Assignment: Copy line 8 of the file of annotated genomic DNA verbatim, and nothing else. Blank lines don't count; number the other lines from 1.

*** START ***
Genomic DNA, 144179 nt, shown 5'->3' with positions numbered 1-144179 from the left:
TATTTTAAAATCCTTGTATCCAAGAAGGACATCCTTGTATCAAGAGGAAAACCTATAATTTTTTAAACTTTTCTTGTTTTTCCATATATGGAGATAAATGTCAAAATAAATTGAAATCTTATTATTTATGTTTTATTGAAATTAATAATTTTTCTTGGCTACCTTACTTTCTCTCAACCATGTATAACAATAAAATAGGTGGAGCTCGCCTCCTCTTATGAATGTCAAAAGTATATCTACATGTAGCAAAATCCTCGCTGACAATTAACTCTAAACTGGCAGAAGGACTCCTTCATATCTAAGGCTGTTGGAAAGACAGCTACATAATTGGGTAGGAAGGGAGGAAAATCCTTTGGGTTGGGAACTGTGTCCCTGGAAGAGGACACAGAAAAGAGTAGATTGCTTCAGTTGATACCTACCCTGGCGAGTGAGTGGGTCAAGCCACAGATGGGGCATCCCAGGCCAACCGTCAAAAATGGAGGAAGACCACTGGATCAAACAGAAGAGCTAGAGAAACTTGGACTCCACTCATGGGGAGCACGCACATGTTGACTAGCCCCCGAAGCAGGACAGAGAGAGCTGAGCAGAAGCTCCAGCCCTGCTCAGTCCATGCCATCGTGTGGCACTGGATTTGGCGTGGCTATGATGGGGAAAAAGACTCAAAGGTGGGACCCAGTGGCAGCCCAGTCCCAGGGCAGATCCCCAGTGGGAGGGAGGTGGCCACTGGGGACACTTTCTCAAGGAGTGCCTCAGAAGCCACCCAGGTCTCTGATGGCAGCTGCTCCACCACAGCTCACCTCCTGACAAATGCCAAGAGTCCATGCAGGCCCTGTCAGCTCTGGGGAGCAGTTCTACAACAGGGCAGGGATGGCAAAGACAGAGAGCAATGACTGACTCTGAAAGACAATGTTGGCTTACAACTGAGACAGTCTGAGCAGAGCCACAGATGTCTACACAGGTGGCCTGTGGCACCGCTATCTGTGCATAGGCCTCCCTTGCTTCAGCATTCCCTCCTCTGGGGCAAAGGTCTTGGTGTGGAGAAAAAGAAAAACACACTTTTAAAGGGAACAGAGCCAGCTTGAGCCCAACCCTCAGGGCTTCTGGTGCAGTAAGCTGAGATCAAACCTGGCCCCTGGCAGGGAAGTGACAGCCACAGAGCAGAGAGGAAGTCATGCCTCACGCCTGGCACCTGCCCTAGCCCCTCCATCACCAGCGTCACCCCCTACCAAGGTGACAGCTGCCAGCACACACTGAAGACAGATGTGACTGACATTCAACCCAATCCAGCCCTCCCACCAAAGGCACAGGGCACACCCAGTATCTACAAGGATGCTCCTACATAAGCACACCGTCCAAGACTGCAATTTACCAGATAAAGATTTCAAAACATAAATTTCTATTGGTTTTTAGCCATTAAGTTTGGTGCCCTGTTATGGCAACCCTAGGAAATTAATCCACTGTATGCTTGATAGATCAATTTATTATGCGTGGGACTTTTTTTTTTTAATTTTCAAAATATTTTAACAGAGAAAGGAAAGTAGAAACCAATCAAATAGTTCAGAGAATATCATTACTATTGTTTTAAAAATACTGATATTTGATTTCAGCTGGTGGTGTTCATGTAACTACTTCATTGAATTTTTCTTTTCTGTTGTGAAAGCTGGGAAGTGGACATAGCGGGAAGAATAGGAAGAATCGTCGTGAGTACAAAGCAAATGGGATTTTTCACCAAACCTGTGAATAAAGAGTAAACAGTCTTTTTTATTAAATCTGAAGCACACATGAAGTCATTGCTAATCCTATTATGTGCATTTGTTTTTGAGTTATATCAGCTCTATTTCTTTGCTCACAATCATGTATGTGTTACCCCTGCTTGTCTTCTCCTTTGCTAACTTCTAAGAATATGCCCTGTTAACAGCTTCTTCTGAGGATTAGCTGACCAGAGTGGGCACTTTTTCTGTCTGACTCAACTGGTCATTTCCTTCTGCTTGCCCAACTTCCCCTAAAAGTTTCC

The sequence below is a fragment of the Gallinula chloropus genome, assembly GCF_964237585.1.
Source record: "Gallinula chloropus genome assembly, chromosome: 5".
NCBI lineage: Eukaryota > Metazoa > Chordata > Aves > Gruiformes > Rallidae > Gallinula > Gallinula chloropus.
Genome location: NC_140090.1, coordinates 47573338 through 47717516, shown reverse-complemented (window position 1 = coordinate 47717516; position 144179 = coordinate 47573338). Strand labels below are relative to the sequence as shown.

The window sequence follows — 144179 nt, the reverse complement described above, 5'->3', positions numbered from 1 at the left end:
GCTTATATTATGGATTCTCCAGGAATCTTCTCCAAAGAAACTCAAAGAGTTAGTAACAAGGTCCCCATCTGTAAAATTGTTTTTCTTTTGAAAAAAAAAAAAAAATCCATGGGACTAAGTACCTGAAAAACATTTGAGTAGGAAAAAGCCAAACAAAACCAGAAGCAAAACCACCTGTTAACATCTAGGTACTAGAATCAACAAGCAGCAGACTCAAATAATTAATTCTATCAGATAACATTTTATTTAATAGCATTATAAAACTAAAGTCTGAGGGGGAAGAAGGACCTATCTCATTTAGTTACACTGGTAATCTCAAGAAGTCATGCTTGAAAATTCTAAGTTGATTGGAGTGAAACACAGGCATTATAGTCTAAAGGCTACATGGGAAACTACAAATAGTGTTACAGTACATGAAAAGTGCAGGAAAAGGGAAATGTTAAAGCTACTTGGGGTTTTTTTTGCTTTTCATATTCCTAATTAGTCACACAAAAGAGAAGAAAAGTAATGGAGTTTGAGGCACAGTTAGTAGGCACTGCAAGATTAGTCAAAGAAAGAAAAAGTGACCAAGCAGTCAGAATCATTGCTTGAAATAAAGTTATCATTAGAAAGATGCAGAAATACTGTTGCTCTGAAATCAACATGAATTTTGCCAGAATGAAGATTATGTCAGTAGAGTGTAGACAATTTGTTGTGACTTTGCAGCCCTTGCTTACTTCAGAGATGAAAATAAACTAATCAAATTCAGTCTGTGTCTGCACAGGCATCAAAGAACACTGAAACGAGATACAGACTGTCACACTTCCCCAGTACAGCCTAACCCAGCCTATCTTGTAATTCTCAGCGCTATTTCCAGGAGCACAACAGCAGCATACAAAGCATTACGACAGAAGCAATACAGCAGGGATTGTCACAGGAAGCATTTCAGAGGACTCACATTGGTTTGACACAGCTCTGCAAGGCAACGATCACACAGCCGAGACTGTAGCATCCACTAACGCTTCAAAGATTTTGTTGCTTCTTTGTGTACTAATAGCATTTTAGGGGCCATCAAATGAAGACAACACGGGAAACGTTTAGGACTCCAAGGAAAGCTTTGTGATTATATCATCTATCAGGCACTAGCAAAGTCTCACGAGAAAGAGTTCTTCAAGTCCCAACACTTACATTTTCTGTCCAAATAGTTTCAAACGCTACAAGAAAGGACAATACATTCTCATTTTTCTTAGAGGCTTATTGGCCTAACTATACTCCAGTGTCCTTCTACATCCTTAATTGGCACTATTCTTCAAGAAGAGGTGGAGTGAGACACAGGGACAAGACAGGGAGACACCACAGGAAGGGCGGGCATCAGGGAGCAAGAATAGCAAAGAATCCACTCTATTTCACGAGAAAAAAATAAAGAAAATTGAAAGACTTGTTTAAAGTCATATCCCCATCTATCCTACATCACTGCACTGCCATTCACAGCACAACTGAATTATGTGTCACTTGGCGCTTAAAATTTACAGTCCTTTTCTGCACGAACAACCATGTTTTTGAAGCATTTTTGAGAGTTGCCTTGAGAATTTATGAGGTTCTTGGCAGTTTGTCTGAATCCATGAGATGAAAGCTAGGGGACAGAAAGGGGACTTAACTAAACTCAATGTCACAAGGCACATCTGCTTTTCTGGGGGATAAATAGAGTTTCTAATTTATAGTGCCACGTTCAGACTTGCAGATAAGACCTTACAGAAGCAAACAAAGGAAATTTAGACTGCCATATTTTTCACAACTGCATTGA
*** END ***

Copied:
GCTTATATTATGGATTCTCCAGGAATCTTCTCCAAAGAAACTCAAAGAGTTAGTAACAAGGTCCCCATCTGTAAAATTGTTTTTCTTTTGAAAAAAAAAAAAAAATCCATGGGACTAAGTACCTGAAAAACATTTGAGTAGGAAAAAGCCAAACAAAACCAGAAGCAAAACCACCTGTTAACATCTAGGTACTAGAATCAACAAGCAGCAGACTCAAATAATTAATTCTATCAGATAACATTTTATTTAATAGCATTATAAAACTAAAGTCTGAGGGGGAAGAAGGACCTATCTCATTTAGTTACACTGGTAATCTCAAGAAGTCATGCTTGAAAATTCTAAGTTGATTGGAGTGAAACACAGGCATTATAGTCTAAAGGCTACATGGGAAACTACAAATAGTGTTACAGTACATGAAAAGTGCAGGAAAAGGGAAATGTTAAAGCTACTTGGGGTTTTTTTTGCTTTTCATATTCCTAATTAGTCACACAAAAGAGAAGAAAAGTAATGGAGTTTGAGGCACAGTTAGTAGGCACTGCAAGATTAGTCAAAGAAAGAAAAAGTGACCAAGCAGTCAGAATCATTGCTTGAAATAAAGTTATCATTAGAAAGATGCAGAAATACTGTTGCTCTGAAATCAACATGAATTTTGCCAGAATGAAGATTATGTCAGTAGAGTGTAGACAATTTGTTGTGACTTTGCAGCCCTTGCTTACTTCAGAGATGAAAATAAACTAATCAAATTCAGTCTGTGTCTGCACAGGCATCAAAGAACACTGAAACGAGATACAGACTGTCACACTTCCCCAGTACAGCCTAACCCAGCCTATCTTGTAATTCTCAGCGCTATTTCCAGGAGCACAACAGCAGCATACAAAGCATTACGACAGAAGCAATACAGCAGGGATTGTCACAGGAAGCATTTCAGAGGACTCACATTGGTTTGACACAGCTCTGCAAGGCAACGATCACACAGCCGAGACTGTAGCATCCACTAACGCTTCAAAGATTTTGTTGCTTCTTTGTGTACTAATAGCATTTTAGGGGCCATCAAATGAAGACAACACGGGAAACGTTTAGGACTCCAAGGAAAGCTTTGTGATTATATCATCTATCAGGCACTAGCAAAGTCTCACGAGAAAGAGTTCTTCAAGTCCCAACACTTACATTTTCTGTCCAAATAGTTTCAAACGCTACAAGAAAGGACAATACATTCTCATTTTTCTTAGAGGCTTATTGGCCTAACTATACTCCAGTGTCCTTCTACATCCTTAATTGGCACTATTCTTCAAGAAGAGGTGGAGTGAGACACAGGGACAAGACAGGGAGACACCACAGGAAGGGCGGGCATCAGGGAGCAAGAATAGCAAAGAATCCACTCTATTTCACGAGAAAAAAATAAAGAAAATTGAAAGACTTGTTTAAAGTCATATCCCCATCTATCCTACATCACTGCACTGCCATTCACAGCACAACTGAATTATGTGTCACTTGGCGCTTAAAATTTACAGTCCTTTTCTGCACGAACAACCATGTTTTTGAAGCATTTTTGAGAGTTGCCTTGAGAATTTATGAGGTTCTTGGCAGTTTGTCTGAATCCATGAGATGAAAGCTAGGGGACAGAAAGGGGACTTAACTAAACTCAATGTCACAAGGCACATCTGCTTTTCTGGGGGATAAATAGAGTTTCTAATTTATAGTGCCACGTTCAGACTTGCAGATAAGACCTTACAGAAGCAAACAAAGGAAATTTAGACTGCCATATTTTTCACAACTGCATTGA